It’s a Saturday morning and the garden level of the 1940 residence hall is vacant. All of the students can be found in North Philadelphia, handing out free food, working sand art tables with children and supervising a wide array of games.
Many of the neighbors at the block party that day did not realize these Temple students were sacrificing their Saturday to volunteer.
But according to sophomore advertising major Nicole Clause, who volunteered that day, it was easy to see how thankful the neighbors were and how important a community really is.
“I got to stand back and watch how the community worked together,” Clause said.
Clause is just one student at Temple actively involved in community service. She is a member of the Residential Organization for Community Service, a living-learning community based in the garden level of 1940. This year Clause lives in Temple Towers West, but ROCS students can request to live on the living-learning community floor in 1940 during their freshman and sophomore years.
This is Clause’s second year involved with ROCS, and she would encourage anyone to join. But then again, Clause has always been involved in community service and even received a Rotary award for community service her senior year of high school.
Clause is certainly a role model with her optimistic attitude. She does admit that at first she was intimidated to perform community service in North Philadelphia. But she insists that the Philadelphians benefiting from her volunteer efforts are nicer than she expected.
“The people walking down the street, who look like they’re going to bite your head off … if you give them a smile, they smile back,” she said. “Just try it sometime. You just need to tap into that personality.”
Many community service opportunities exist for students to tap into. Jason Riley, the assistant director of Community Service who oversees most of Temple’s community service organizations, said that it’s hard to get an accurate account of how many volunteer opportunities are available because some organizations are solely based on volunteerism; whereas other groups, like Greek organizations, volunteer on the side.
With so many opportunities available on campus, almost anyone interested can find a volunteer group to fit their interests. Riley is always ready to meet with students unsure about what type of volunteer projects are best for them.
“I love meeting one-on-one with students,” he said. Riley recommends that students unsure about volunteering participate in some one-day events. Students can also join the community service listserv to learn about upcoming events.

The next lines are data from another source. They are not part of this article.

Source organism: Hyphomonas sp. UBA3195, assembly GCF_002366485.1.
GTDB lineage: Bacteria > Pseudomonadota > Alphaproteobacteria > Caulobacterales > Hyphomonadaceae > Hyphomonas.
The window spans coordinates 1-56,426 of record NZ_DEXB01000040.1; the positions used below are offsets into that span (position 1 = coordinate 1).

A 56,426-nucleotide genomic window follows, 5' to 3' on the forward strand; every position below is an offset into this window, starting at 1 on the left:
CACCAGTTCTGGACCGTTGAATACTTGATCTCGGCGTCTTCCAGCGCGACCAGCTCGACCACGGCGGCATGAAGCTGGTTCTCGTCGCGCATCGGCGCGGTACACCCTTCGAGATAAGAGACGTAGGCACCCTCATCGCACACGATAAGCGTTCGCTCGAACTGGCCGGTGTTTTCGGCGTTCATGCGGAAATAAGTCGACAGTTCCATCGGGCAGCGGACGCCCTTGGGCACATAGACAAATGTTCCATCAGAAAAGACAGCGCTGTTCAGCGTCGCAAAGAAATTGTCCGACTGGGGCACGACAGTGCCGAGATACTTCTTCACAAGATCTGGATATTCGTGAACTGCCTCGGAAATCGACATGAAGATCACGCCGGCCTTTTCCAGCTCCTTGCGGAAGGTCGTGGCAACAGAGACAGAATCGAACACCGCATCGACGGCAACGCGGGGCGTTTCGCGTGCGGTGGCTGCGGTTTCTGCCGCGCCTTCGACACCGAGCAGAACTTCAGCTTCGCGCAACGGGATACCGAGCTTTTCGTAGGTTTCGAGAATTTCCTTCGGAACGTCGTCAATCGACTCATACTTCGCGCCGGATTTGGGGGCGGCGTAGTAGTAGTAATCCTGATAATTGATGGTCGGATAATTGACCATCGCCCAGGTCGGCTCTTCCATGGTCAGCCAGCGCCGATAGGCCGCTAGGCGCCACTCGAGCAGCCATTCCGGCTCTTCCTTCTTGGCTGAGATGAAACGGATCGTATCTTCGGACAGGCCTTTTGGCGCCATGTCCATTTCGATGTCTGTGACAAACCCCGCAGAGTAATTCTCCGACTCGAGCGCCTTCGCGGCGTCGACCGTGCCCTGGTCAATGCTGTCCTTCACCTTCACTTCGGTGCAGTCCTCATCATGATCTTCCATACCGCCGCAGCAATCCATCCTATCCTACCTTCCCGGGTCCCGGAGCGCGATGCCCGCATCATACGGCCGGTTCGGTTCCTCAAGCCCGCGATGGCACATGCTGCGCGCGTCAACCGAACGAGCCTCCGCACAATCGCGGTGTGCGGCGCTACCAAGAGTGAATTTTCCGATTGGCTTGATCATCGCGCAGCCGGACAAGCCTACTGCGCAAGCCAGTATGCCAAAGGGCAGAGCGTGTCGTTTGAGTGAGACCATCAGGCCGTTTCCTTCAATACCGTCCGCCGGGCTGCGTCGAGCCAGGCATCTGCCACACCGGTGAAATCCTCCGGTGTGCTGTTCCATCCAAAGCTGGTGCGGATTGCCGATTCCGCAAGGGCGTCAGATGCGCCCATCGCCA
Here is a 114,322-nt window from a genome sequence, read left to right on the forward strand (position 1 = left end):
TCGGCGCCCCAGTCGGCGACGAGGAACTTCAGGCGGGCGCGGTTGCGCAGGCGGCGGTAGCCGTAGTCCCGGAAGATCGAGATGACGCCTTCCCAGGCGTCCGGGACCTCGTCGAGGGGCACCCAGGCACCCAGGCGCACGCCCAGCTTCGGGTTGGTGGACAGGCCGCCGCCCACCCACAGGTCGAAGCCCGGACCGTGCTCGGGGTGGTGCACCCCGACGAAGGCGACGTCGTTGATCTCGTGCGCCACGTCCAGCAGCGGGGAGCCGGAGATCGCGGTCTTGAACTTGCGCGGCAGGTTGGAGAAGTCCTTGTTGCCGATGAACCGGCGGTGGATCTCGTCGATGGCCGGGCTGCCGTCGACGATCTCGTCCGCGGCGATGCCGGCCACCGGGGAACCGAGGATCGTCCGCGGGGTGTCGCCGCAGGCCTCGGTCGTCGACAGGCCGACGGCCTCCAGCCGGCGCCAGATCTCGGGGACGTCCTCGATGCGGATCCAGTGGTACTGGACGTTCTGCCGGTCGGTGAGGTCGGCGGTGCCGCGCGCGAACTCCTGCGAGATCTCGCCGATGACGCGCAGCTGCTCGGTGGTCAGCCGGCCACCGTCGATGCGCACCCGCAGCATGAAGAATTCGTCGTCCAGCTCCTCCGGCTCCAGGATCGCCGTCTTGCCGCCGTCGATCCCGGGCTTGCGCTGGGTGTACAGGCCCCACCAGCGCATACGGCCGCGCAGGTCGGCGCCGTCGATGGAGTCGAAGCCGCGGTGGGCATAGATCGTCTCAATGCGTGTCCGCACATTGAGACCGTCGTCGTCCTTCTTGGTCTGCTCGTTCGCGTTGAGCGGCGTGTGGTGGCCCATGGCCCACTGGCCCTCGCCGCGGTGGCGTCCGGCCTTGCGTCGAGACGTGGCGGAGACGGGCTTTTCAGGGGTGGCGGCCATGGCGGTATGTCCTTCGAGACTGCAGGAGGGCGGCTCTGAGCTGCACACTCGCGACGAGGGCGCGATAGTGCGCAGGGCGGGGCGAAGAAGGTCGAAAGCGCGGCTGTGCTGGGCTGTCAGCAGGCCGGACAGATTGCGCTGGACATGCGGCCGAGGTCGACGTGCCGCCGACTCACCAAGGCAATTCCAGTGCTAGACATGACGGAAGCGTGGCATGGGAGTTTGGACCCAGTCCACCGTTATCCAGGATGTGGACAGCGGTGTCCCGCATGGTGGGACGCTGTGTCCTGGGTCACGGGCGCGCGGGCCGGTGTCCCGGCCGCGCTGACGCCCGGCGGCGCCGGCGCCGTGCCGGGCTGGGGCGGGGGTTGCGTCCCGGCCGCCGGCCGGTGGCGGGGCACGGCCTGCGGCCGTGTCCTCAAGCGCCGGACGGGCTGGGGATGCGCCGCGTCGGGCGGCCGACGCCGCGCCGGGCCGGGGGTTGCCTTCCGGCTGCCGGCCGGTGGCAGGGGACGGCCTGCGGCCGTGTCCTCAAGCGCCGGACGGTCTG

One-day events include Philadelphia Cares Day, community cleanups, snow shoveling projects, garden working and Habitat for Humanity building projects. One-day events are particularly suitable for students because it’s so easy to get involved.
“A lot of people complain about not knowing how to get involved,” Clause said. “But [through the listserv] you can sign up for events and just go.”
Besides one-day events, Temple has three main volunteering organizations for students: ROCS, Temple University Community Service Association and Habitat for Humanity. The three programs are directly under Temple’s community service department and are funded by the university.
To get involved in these organizations, students should contact the organization directly through e-mail. Contact information and more information about each group can be found on Temple’s Community Service Web site.
Other special volunteering opportunities take place for a few weeks over winter, spring or summer break and are also available to students. Past projects have included working with communities in Mexico, South Dakota and Florida, as well as spending the summer volunteering with Temple Police’s Equestrian Program for kids. Because these programs need a limited amount of volunteers, those interested are required to apply. Information about these opportunities can also be found on the community service Web site.
In addition to volunteering as an extracurricular activity, some majors have classes that require service learning. Novella Keith, associate professor of the Interdisciplinary Urban Education Program, is a strong advocate for these classes.
“[Service learning] deepens students’ understanding of abstract concepts,” Keith said. “When working in the field, students have an ‘aha’ moment. [It] motivates students and promotes connections between the university and the community.”
A strong connection with local North Philadelphia residents is one of Riley’s main goals. When Riley began his job at Temple in 2004, he started meeting with the residents around Temple. These meetings have helped Temple’s community service projects to address the needs of local North Philadelphians.
“Fifteen years ago, there was no communication between Temple and local residents; it wasn’t a priority,” Riley said. “Now, local residents are comfortable enough discussing simple issues, which is very telling of the current relationship.”
Riley also experiments with new programs, adding new ones each semester and seeing which ones are most beneficial.
Riley works to increase student involvement. Advertising for programs has increased, including posters, boards in the Student Center, the listserv and a volunteer fair.
Riley also talks to students at orientation, informing incoming freshmen about opportunities and reasons for volunteering at Temple.
One reason to get involved is to see the same thankful faces that volunteers like Clause see every time they volunteer. Philadelphia’s tag line, the City of Brotherly Love, “may be corny, but it’s true,” Clause said.
Morgan Ashenfelter can be reached at firstname.lastname@example.org.